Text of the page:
There is no small business exemption relating to the requirement to prepare the Master File and Local Country File. For CBCR, only groups of companies with global revenues in excess of Euros 750 million are required to complete and file the CBCR Template.

What Does This Mean to Your Canadian Company?


If your company is the parent of subsidiaries in other countries, you will be required to complete a Master File to be shared with your subsidiary companies for filing with their respective tax authorities, and you will also be required to complete a Local File to be maintained, along with the Master File, to be provided to the CRA if and when requested by the Agency at the commencement of an audit. Whether you need to complete the CBCR Template will depend on whether your global revenues exceed Euros 750 million or approximately CA$1 billion. If so, this Template would actually be filed with the CRA no later than one year after the end of the tax year in question. The CRA would share this information with the other relevant tax authorities.

If your company is a subsidiary of a parent company elsewhere in the world, you will be responsible for preparing and maintaining the Local File, while relying on your parent company to provide you with the Master File. The CBCR Template would be filed by the parent company with its local tax authority, to be shared with the CRA and other tax authorities in accordance with the guidance put forth by the OECD.

CANADIAN SPECIFIC REQUIREMENTS


The CRA issued three Transfer Pricing Memorandum (“TPM”) to provide its guidance with respect to certain transfer pricing issues: revised TPM-05R, Requests for Contemporaneous Documentation; TPM-15, Intra-Group Services and Section 247; and, TPM-16, Role of Multiple Year Data in Transfer Pricing Analyses.

From your perspective TPM-05R, clarifies the CRA’s expectations regarding your company’s response to a CRA request to provide your contemporaneous documentation to the Agency. The main take away for you and your company is that the CRA expects that some level of documentation will be prepared and maintained for each taxation year. Even if your company has a Study for its 2014 taxation year, the CRA will expect some form of documentation for 2015. That may mean the preparation of a Memo that confirms there have been no material changes in 2015 to all of the factual information in the 2014 Study, and testing the 2015 results against any benchmarks use in the Study.

TPM-15 elaborates on certain requirements for the analysis of intra-group service charges as set out in the Information Circular on transfer pricing, with more discussion about the use of mark-ups to reflect how arm’s length parties would charge fees for a given service to recover their costs plus an element of profit. Your company’s documentation may need to be revised to justify and support charging or paying a services fee that includes a mark-up.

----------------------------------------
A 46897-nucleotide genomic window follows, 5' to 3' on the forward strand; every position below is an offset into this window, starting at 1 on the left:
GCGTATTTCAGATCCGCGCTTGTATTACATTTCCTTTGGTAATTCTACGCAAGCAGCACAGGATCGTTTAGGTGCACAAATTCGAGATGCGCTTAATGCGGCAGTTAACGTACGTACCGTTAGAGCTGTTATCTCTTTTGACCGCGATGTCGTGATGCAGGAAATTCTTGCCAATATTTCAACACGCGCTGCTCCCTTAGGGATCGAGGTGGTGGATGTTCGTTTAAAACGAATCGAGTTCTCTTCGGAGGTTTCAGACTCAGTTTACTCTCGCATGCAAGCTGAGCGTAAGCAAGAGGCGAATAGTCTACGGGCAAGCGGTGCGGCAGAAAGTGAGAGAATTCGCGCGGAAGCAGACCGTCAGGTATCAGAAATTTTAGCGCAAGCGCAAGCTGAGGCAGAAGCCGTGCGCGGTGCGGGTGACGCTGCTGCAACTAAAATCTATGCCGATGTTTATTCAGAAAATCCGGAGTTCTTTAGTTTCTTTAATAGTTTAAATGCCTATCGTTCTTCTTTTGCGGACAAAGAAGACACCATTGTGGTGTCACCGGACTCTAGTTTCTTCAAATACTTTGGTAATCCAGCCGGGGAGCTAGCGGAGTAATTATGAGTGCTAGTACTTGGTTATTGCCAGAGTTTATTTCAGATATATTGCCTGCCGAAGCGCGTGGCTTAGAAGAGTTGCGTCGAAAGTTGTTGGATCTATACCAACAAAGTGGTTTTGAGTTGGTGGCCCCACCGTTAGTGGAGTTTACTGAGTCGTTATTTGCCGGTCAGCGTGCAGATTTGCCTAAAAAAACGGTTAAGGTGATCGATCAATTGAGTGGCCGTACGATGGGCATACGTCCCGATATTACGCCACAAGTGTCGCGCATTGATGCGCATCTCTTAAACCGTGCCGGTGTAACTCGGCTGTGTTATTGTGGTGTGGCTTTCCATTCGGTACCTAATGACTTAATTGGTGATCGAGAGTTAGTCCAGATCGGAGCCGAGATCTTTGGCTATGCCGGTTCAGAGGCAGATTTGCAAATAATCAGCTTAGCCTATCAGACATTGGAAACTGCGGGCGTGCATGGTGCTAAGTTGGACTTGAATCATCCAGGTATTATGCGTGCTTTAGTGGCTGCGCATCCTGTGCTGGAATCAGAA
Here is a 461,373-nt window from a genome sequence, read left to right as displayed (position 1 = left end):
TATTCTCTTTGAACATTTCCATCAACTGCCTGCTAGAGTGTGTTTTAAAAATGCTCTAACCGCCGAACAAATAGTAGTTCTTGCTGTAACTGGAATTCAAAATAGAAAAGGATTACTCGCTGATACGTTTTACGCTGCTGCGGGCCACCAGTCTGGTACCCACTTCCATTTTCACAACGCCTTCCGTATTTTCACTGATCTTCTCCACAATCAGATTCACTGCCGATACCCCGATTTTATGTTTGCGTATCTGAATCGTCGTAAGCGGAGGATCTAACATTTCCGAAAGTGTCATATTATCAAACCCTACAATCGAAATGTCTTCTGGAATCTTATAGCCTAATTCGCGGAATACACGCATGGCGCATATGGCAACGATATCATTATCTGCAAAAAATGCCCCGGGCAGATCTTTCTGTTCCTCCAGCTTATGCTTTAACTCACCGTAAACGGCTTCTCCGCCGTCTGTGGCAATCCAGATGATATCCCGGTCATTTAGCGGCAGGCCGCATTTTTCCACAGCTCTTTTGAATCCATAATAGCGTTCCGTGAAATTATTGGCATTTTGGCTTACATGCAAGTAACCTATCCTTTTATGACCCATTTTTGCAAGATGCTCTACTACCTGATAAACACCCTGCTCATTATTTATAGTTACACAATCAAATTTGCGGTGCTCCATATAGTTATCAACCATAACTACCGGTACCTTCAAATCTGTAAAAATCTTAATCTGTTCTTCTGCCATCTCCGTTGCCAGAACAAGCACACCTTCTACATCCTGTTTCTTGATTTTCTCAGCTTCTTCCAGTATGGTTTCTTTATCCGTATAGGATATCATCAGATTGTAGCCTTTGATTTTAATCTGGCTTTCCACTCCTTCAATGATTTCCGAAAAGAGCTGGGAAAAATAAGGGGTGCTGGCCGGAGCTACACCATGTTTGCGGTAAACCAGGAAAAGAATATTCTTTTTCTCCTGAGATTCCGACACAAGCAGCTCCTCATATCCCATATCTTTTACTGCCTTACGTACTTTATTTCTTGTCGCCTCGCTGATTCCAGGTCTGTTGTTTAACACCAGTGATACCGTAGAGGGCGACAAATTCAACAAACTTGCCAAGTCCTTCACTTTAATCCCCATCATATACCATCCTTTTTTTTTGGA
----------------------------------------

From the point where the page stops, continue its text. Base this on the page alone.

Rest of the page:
TPM-16 confirms the CRA’s long held position that when you are setting your company’s transfer prices, and later testing and documenting them, the CRA expects you to use the results of a single year of data from comparable company information, as opposed to averaging multiple years of data.

WHAT SHOULD YOU DO?


Given the increasing focus on transfer pricing, both here in Canada and around the world, now is the perfect time to take stock of how your company sets its transfer prices for all of its intercompany transactions, and what support you have on file to support a conclusion that your company made a “reasonable effort to determine and use arm’s length prices or allocations.”

Note: I have disabled the comment/question feature of the Blog. I just do not have the time to answer questions during income tax season (this includes emails to my BBC or business email accounts). If you have questions or wish to engage Dan, his information is below.

Dan McGeown is a transfer pricing specialist and the National Practice Leader of BDO’s Transfer Pricing team, a team comprised of accountants and economists providing transfer pricing planning, compliance and controversy management services to a wide variety of companies having cross border transactions with related parties. You can reach Dan by phone at 416-369-3127 or by email at dmcgeown@bdo.ca.

This site provides general information on various tax issues and other matters. The information is not intended to constitute professional advice and may not be appropriate for a specific individual or fact situation. It is written by the author solely in their personal capacity and cannot be attributed to the accounting firm with which they are affiliated. It is not intended to constitute professional advice, and neither the author nor the firm with which the author is associated shall accept any liability in respect of any reliance on the information contained herein. Readers should always consult with their professional advisors in respect of their particular situation.

Monday, April 13, 2015

Confessions of a Tax Accountant

From the inception of my blog, I have written a weekly confessional during income tax season discussing interesting or contentious income tax and filing issues. This year I have abandoned the "confessions" as I figured I would probably just complain about the Foreign Reporting T1135 Form for six straight weeks – and I did not want to inflict this upon you. However, today for old time's sake, I will bring back the confessions for a guest appearance.